Slowly I crawled out of my dark cave.  Things started to move forward and I was participating in life again.  I was getting my groove back, literally and figuratively.  Then I had a bike accident that grounded me.  I wasn’t able to walk, run or ride for almost a month.  Damn it! I just went through all this shit and now you are going to take away from me one of my most prized activities?  What the heck!  I leaned into meditation; I believed it was going to be ok.  Then I got sick.  Ok, I get it Universe, I really need to just be still, to be around my house, to regroup and re-energize.  So I did.  All was good.  I saw a light at the end of the tunnel and headed towards the light. 

Then, December 2013.  I just suffered another incident that threatened to have me turn tail and head right back into my cave.  My 19 year old nephew, Thomas “T”, was recently a victim of racial slurs and violence.  He was attending a party with his basketball teammates in Oregon, when a fight broke out.  Someone then hit him over the head with a bottle and then AGAIN with a crowbar.  WTF?!!  The incident made the local news, was all over Facebook, Twitter and Instagram (most of his friends are well versed in social media).  He was in coma, needed machines to help him breathe and eventually was able to move his right arm, both his legs, but not his left arm.  He’s not out of the woods yet, it’s too soon to tell.  He had brain surgery which led to swelling.  We won’t know for awhile, the human brain is tricky.  He has his youth and strength on his side, he also has an army of people praying for him and his mom (my sister).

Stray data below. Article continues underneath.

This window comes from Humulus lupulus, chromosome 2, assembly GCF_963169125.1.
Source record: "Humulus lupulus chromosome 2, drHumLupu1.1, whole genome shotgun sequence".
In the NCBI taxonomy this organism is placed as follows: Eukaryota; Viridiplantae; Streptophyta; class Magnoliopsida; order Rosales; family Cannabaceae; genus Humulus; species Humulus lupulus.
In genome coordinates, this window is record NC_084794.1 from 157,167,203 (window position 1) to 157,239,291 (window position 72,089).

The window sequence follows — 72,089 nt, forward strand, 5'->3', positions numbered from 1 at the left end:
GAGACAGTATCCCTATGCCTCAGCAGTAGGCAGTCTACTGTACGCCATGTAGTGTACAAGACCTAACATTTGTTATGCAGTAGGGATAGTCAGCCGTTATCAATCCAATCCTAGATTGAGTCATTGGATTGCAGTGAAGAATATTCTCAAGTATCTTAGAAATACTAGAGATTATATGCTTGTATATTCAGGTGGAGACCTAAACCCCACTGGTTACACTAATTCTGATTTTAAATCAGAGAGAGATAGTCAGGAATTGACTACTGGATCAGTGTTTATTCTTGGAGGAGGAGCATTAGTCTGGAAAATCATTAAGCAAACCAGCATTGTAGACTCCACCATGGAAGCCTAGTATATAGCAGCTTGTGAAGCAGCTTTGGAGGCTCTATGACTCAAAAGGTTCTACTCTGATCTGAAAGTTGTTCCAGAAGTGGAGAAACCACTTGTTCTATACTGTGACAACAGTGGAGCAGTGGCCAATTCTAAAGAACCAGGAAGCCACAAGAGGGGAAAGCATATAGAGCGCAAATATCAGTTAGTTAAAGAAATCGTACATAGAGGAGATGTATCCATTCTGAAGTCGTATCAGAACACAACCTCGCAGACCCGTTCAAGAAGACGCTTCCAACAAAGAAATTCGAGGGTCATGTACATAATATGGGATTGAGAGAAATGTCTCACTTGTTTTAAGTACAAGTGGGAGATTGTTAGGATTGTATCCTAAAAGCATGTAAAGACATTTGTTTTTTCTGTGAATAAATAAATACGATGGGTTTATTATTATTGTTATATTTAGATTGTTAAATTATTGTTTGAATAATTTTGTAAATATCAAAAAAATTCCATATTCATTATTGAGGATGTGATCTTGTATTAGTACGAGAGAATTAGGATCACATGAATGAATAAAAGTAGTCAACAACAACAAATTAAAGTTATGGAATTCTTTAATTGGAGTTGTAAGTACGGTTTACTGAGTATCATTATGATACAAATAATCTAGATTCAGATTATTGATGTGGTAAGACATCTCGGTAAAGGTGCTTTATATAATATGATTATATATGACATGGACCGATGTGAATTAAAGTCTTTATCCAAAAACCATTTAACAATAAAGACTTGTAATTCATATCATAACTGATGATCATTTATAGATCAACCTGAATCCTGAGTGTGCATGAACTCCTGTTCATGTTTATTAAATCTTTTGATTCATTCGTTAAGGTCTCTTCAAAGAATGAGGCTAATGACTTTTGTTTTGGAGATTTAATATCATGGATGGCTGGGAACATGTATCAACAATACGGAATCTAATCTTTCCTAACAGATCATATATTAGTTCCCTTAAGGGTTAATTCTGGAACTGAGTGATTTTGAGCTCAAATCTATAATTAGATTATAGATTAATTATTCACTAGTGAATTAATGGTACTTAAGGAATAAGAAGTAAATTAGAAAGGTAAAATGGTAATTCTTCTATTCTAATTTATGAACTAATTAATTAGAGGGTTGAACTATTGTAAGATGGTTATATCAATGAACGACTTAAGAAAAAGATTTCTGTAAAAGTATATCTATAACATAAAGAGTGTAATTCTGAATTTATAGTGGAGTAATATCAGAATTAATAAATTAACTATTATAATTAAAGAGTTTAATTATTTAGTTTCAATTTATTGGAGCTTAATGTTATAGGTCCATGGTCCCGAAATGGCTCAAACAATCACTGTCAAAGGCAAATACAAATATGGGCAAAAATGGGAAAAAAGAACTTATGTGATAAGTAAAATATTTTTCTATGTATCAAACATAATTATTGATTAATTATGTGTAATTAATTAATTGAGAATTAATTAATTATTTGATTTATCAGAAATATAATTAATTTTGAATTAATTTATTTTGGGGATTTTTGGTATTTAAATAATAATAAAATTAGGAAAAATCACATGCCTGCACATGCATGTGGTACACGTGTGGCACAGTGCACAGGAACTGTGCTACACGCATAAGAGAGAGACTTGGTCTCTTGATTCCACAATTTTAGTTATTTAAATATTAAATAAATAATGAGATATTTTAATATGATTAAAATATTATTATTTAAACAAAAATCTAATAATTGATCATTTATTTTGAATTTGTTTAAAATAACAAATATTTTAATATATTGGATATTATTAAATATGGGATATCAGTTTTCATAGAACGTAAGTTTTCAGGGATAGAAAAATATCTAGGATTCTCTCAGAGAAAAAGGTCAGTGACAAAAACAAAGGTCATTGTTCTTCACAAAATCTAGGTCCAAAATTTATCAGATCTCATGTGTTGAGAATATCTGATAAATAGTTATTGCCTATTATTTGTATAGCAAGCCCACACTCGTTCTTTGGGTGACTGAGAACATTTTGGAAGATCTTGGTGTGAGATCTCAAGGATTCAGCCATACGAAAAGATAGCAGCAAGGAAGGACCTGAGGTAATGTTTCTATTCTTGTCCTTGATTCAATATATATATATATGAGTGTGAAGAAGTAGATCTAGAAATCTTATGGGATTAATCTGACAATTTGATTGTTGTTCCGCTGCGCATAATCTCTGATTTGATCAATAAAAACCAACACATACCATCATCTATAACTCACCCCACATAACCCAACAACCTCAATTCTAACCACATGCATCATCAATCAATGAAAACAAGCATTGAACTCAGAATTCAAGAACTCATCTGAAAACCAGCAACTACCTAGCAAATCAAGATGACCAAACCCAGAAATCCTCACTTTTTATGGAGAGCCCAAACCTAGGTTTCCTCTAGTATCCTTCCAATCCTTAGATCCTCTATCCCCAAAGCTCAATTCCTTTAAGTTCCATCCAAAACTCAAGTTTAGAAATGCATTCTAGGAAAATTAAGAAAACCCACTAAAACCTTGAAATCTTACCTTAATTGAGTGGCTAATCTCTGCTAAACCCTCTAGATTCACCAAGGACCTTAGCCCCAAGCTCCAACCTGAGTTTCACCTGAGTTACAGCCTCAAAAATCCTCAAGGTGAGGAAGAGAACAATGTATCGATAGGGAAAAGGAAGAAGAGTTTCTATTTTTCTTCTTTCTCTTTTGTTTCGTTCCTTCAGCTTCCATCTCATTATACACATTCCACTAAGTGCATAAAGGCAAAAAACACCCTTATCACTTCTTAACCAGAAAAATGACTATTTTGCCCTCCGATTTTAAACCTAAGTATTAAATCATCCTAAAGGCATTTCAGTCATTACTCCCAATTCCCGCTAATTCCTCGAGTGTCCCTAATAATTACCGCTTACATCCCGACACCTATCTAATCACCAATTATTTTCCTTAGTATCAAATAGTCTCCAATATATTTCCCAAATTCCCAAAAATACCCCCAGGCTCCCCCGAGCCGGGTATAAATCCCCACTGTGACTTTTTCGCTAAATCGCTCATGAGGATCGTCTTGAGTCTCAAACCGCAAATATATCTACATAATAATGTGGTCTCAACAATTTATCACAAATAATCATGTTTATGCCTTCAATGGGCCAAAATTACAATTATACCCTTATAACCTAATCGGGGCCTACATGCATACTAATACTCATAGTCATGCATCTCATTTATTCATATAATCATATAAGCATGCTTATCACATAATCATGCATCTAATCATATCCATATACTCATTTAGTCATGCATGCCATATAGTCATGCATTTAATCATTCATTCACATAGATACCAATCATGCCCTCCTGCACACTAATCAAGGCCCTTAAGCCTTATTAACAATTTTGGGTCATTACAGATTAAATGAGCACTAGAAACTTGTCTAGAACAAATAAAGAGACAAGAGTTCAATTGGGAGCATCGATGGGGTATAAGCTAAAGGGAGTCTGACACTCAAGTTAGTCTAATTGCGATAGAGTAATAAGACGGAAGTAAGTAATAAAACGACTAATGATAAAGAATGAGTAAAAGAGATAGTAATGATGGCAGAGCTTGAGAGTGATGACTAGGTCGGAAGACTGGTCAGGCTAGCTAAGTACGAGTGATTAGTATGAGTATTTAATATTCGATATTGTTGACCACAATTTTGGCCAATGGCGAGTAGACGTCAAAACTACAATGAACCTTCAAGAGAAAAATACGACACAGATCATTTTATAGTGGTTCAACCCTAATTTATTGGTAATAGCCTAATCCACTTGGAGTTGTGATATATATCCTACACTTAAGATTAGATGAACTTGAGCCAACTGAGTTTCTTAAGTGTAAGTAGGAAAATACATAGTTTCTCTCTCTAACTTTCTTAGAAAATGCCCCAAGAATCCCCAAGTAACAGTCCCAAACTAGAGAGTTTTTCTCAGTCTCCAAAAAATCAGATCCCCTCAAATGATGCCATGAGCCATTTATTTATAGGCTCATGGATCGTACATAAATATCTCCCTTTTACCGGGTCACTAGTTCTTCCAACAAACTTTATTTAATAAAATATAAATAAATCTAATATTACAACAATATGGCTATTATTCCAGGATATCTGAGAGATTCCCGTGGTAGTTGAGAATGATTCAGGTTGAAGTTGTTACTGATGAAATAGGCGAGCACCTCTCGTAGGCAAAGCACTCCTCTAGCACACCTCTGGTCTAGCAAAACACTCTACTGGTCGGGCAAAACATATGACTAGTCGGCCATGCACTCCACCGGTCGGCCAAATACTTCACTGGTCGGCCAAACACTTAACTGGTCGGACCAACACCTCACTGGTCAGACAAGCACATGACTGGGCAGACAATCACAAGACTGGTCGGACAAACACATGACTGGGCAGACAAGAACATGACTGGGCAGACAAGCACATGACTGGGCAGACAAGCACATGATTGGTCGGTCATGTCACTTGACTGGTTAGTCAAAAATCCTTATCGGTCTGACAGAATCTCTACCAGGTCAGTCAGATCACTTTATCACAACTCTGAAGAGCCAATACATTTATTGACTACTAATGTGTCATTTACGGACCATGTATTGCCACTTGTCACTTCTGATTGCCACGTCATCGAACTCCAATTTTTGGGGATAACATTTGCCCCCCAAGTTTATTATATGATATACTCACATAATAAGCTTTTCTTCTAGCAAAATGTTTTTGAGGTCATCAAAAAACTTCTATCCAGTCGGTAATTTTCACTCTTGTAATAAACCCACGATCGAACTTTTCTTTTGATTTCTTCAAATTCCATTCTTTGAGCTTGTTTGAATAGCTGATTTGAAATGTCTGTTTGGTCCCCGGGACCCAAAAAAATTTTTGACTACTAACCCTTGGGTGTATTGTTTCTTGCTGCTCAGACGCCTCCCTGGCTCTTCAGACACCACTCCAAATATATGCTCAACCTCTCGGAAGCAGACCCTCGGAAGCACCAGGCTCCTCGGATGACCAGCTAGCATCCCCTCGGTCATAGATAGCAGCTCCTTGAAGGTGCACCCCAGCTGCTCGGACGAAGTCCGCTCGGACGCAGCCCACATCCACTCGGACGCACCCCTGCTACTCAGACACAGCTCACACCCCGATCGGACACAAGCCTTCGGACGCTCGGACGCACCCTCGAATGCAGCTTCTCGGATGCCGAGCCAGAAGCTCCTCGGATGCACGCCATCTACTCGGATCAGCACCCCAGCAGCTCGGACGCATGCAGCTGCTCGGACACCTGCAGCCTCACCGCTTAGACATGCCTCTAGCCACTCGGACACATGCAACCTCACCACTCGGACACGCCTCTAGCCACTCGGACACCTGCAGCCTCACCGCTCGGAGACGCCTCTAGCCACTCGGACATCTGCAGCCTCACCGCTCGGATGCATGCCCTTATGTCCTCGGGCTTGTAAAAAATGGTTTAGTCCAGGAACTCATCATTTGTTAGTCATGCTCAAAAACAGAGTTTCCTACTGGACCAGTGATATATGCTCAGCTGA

This is one of the times where it’s hard for me to keep the faith, to believe that everything has a purpose and that things will be ok in the end.  But as I look back on my life so far, I have evidence that yes, it’s going to be ok.  Instead of throwing my hands up and going back into my cave, I courageously head towards the light.  I can feel it, something has changed in me.  I don’t know if that means that I’ll never feel severe depression again, but I do know that it’s not going to win this time. 

To the woman that wielded the near fatal blow, I know that the amount of anger and fear that was in her when she struck T, is equivalent to the amount of suffering that’s going on inside of her.  I went through a brief period of anger that I directed at April Brown, but now have quietly resolved to pray for her.  As she realizes the magnitude of her actions, I pray she is able to forgive herself and come to terms with it.  I pray that T pulls through and is a testimony of faith in action.  I pray that somehow this incident strengthens my sister and her family, and I pray that as the human race continues, that we one day will know a time without violence against each other. 

Thank you internet, for allowing me to purge my thoughts to a faceless audience.  Getting it out is healing.  Man, I need to do this more often.  

1 comment:

molly shoelace said...

thanks for sharing this jen. it's a brave thing to share so openly such personal struggles. i'm glad you are finding your way and my thoughts go out to your nephew.